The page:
7 January 2012
An update on recent landslides
Posted by Dave Petley
I am slowly catching up on the backlog after the festive break, so here is a round-up of interesting landslides that have occurred over the last fortnight or so.
1. The Pantukan landslide in the Philippines
It now appears that the losses associated with this event may not be as great as initially feared. According to the latest NDRRMC report, 25 people have been killed and a further five are known to be missing. However, this total is not quite in agreement with more recent media reports, which suggest 27 fatalities to date. This should be clearer as the day wears on. Interestingly, several reports indicate that there was a gap between the most intense rainfall and the occurrence of the landslide. For example:
“Renato Solidum, head of the Philippine Institute of Volcanology and Seismology (Phivolcs), said the area struck by the landslide had been battered by “bulldozing and other activities.”…The landslide struck on a clear day which was deceptive, he said. People should be taught that landslides could happen even days after the rains had stopped, he added. “If the weather is clear, they should not assume that there’s no danger,” said Solidum in a phone interview.In the case of Pantukan, he said, “there was a lag time between rain and landslide.”
This is a very important point. In the case of a progressive slide such as this, a time gap is to be expected, but this is indeed rarely appreciated. Meanwhile, the authorities now plan to shut down the illegal mines and to relocate up to 20,000 people from the most hazardous areas. Implementing such an aspiration is likely to be very difficult though.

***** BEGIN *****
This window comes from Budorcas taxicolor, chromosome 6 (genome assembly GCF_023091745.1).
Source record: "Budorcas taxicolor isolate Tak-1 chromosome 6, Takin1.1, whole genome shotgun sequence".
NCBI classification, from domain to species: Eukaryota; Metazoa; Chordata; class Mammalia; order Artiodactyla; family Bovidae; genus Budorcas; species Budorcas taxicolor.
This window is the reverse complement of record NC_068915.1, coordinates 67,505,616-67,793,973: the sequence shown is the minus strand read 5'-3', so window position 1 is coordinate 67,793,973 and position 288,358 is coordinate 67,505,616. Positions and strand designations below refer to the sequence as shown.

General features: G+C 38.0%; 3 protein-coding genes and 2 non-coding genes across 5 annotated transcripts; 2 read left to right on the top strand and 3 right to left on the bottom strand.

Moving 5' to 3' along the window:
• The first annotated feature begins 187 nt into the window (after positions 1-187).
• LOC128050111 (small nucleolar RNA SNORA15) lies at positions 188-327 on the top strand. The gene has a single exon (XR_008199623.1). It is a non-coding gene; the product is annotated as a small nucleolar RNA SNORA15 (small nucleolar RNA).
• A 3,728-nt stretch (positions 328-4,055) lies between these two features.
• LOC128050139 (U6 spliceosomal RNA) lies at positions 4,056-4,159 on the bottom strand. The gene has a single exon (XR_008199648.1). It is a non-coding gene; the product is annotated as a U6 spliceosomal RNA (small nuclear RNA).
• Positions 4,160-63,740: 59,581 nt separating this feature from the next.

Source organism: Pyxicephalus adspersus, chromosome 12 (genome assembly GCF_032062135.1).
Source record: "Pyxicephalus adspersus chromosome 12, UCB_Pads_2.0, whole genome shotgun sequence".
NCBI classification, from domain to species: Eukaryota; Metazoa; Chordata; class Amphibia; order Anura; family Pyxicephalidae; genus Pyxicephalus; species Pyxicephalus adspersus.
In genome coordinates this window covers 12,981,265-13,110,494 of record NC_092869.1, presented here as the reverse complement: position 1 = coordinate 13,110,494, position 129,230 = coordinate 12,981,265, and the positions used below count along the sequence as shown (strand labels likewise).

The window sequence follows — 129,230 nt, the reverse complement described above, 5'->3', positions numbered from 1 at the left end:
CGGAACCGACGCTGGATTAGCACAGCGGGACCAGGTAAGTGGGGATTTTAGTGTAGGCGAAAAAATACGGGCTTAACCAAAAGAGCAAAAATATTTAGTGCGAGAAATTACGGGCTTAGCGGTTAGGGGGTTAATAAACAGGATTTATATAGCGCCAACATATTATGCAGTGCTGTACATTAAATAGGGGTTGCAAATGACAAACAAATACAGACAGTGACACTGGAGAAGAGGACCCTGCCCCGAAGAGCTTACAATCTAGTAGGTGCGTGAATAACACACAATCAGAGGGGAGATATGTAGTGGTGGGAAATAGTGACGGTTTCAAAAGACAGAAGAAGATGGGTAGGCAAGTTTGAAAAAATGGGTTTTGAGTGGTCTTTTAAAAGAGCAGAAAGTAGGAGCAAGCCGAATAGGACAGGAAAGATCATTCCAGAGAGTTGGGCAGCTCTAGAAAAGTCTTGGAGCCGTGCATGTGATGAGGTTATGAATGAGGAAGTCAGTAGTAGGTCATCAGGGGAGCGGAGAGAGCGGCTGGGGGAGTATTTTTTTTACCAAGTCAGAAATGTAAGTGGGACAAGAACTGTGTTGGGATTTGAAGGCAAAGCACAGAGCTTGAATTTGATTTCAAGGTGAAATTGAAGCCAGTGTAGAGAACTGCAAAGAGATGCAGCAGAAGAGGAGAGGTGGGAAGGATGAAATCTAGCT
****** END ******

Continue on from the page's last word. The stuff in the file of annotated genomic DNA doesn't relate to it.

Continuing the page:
2. Another remarkable quick clay landslide in Norway
Thanks to several people for pointing out this landslide to me. On the first day of the year a landslide occurred at Byneset in Trøndelag near to Trondheim. This report includes some good images of the landslide, although it does take a little time to get one’s eye into what has happened:
Although not of the best quality, this Youtube video provides a good overview of the nature of the landslide:
Although the trigger for this landslide appears to be a spell of heavy rainfall, the underlying cause is not clear. Fortunately it caused no damage or injuries. The way in which the debris has flowed down the valley system illustrates the extreme mobility of quick slay landslides, as the Rissa landslide video illustrates.
3. A fatal rockfall in Germany
Again, thanks to several people for pointing this one out. On 27th December 2011 a 10-year old girl was killed on the island of Ruegen in northern Germany when a cliff collapsed onto her. There is a gallery of images online here, which includes the rescue operations and some panaromic views of the collapse:
4. Landslide at Stromeferry in Scotland
Meanwhile, on a much smaller scale, two landslides at Stromeferry in the Scottish Highlands has blocked a major road, the A890, since 22nd December. This is resulting in a very long diversion and quite serious disruption for this part of Wester Ross.
5. Potential landslides in Brazil
Finally, the continuation of the La Nina conditions is once again causing concern about the potential for serious landslides in Brazil, which a year ago caused such remarkably high losses. Reports suggest that a landslide this week killed two people in Ouro Pretodue, and there is widespread flooding.
Here is the Google Maps (Earth) view of the Norway area, the perspective more or less matches the first photo:
And a Google Maps (Terrain) contour view of the area:
[…] pick up on the obvious point that such failures do present a risk to those on the foreshore. The tragic event at Ruegen in Germany in December, which killed a child, is testament to the hazard. Being close to high coastal cliffs is […]
[…] is blocked once again at Stromeferry – this is the same section of road that caused so many problems last year. Yesterday, the BGS and the Met Office took the highly unusual step of issuing a landslide […]